Maybe you feel guilty; like you aren’t being supportive enough or a good enough friend? Maybe you feel used; like this friend only seems to come around when they need something and is never there for you when you’re in need? Or maybe you even feel betrayed; thinking you and a friend are close only to find out that they lied to you, manipulated you, or said something nasty about you behind your back? Either way, ask yourself this question:

Why does my ‘friend’ get to make me feel this way?

The truth is, they don’t!

I know it’s easier said than done, but the sooner you remember this concept the closer you will be to setting boundaries and creating distance between you and the toxic people in your life.

What many people find difficult when handling these types of relationships/friendships is trying to find a balance between letting them in and keeping them at a distance. Often times, we care about these people or we feel bad for them, they leave a mark on us, and when we realize they’re toxic, it can be hard to let them go. As the great Britney Spears once said:

I’m addicted to you don’t you know that you’re toxic?”

While I think this can be hard when the toxic relationship is romantic (I wrote a previous post about toxic/abusive romances if you care to reference), it can often prove harder in a friendship. How do we break up with a friend who might really be suffering? How can we turn away from someone who might need us in the end? How do we move beyond someone whom we’ve shown love to and shared awesome experiences with?

The good news is, depending on the type of toxicity, you might not have to abandon them completely. What matters most when trying to handle a toxic friend is boundaries. Establishing boundaries can go a long way in helping to keep your sanity and (sometimes) to keep your ‘friendship’ open; you know, in case this person drastically changes or gets their life together in the near future ;-).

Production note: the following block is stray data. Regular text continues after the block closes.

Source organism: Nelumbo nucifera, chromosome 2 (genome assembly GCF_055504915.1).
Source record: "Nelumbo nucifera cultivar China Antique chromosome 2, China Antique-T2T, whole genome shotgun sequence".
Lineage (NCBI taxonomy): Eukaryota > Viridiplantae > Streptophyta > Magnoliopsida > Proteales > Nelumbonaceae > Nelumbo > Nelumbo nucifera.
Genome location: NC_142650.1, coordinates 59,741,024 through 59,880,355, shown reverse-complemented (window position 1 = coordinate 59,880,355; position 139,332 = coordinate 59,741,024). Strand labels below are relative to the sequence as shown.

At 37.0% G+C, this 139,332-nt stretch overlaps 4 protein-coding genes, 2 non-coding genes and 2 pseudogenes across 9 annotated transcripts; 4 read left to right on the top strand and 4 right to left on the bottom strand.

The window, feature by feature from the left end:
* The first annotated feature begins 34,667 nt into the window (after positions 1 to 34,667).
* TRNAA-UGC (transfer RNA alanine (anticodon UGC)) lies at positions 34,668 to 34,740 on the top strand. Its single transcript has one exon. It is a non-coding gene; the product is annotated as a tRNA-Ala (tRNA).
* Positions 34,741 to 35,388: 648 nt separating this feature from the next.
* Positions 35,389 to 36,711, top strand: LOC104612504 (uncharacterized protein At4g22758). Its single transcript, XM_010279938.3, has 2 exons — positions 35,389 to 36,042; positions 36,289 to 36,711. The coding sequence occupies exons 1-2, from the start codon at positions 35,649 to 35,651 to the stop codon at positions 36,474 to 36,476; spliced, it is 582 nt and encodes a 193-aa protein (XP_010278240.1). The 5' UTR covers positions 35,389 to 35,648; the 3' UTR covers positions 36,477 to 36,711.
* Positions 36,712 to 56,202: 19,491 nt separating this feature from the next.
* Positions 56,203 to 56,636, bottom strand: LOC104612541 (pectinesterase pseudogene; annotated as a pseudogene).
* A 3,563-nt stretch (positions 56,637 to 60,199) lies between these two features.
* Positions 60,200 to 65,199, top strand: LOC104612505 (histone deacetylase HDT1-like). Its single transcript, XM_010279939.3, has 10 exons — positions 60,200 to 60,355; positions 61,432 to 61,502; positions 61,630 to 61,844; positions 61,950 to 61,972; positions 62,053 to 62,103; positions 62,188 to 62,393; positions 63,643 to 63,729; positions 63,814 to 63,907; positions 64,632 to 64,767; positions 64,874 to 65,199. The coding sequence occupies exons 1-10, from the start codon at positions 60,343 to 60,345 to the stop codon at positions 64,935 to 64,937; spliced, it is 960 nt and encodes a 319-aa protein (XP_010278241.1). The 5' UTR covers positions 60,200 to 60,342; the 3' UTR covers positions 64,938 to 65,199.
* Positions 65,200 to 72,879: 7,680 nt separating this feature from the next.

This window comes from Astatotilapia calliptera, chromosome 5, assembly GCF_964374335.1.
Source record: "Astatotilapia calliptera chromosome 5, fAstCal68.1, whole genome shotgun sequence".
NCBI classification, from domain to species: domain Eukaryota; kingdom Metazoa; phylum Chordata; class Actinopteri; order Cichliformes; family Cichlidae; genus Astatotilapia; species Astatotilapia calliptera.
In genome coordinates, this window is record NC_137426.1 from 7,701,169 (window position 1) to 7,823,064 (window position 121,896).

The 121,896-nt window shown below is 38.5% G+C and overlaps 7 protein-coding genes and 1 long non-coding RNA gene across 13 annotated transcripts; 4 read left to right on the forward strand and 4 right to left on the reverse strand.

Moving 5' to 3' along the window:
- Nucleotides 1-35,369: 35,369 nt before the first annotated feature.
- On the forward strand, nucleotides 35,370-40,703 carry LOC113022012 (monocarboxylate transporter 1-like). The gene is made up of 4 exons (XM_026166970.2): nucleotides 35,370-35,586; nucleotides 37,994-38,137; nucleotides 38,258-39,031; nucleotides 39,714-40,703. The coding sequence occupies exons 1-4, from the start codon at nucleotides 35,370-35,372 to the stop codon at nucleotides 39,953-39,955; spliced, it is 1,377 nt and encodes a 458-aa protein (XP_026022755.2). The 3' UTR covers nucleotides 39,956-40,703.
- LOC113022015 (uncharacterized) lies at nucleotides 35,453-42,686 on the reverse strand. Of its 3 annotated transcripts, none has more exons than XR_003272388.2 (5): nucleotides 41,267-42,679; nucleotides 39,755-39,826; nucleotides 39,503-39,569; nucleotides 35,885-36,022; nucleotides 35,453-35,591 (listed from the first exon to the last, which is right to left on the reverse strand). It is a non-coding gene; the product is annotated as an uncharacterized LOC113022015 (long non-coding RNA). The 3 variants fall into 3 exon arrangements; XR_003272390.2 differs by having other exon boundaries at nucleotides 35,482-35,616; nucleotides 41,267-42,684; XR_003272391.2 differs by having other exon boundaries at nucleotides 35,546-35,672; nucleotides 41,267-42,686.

The main point is that you do NOT have to let anyone into your life who is hurting you. Even if you are not big on confrontation, small steps can go a long way:

Remember to put yourself first

Now, this does NOT mean that you need to start being selfish and toxic like your friend. But, you do not have to always drop everything to help them or be there for them either. Remembering to take care of your needs is a first priority. If this person has a negative effect on your day to day life, you have to put your needs first! Many of us have friends, lovers, family, work, and a life that needs our attention. These areas suffer when we are consumed by a toxic friend and you can’t let that go on. Toxic-Friend certainly won’t  hesitate to put himself/herself 1st, and in the end, when you give too much to a toxic friend, you are only hurting yourself.

Decide when would be a good time to see, speak to, or spend time with Toxic-Friend

Toxic friends make you feel bad, remember? You are 100% justified in limiting your contact with them to what works best for you. If you are not comfortable completely cutting them off, this does not mean that you must always invite them over to your house or always go out with them when they invite you either. You get to set the terms and can be as hands on or off as you want.

I once had a friend who would ALWAYS ditch me at clubs and parties. We’d show up together (usually he drove) and 15 minutes later I would have no idea where he was or how to find him. He was never remorseful or caring when I had a hard time getting home or got stranded with people I didn’t know and often times laughed when I would try to call him out on it. Eventually, whenever he’d ask me to go out, I declined. We still spoke and would catch up on occasion, but I decided he wasn’t a safe option for party-going and it needed to stop. He could still be cool with me, on my terms and he couldn’t hurt my feelings that way anymore. Going to lunch or hitting the mall was always a fun time with him, and establishing that boundary helped us to remain good friends.

Tell them how their behavior makes you feel

If you have a toxic friend who is willing to listen, let them know when they are doing something you don’t like. Sometimes, a toxic friend might not know they are toxic and they might not realize how their actions are hurting you. Talking to your friend about their behavior might actually repair a relationship. They might not change everything, but they can modify the way they treat you.

A good example of this is having a friend who never pays you back. If this “toxic” friend is an otherwise decent person, let them know that you don’t like what they are doing and remind them why you are choosing not to loan them money the next time they ask. Maybe they will pay you back? But at the very least, they can carry on a friendship with you, knowing that you will never loan them money and see that you are removing the toxic element that exists in your friendship.